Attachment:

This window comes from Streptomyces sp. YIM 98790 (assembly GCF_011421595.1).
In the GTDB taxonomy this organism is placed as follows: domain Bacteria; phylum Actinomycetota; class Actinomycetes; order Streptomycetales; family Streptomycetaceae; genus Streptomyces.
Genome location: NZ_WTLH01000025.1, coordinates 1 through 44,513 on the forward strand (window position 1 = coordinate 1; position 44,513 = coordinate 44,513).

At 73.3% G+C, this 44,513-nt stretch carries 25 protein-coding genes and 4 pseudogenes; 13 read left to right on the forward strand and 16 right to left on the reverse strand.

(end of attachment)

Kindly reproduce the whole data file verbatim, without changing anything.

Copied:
This window comes from Streptomyces sp. YIM 98790 (assembly GCF_011421595.1).
In the GTDB taxonomy this organism is placed as follows: domain Bacteria; phylum Actinomycetota; class Actinomycetes; order Streptomycetales; family Streptomycetaceae; genus Streptomyces.
Genome location: NZ_WTLH01000025.1, coordinates 1 through 44,513 on the forward strand (window position 1 = coordinate 1; position 44,513 = coordinate 44,513).

At 73.3% G+C, this 44,513-nt stretch carries 25 protein-coding genes and 4 pseudogenes; 13 read left to right on the forward strand and 16 right to left on the reverse strand.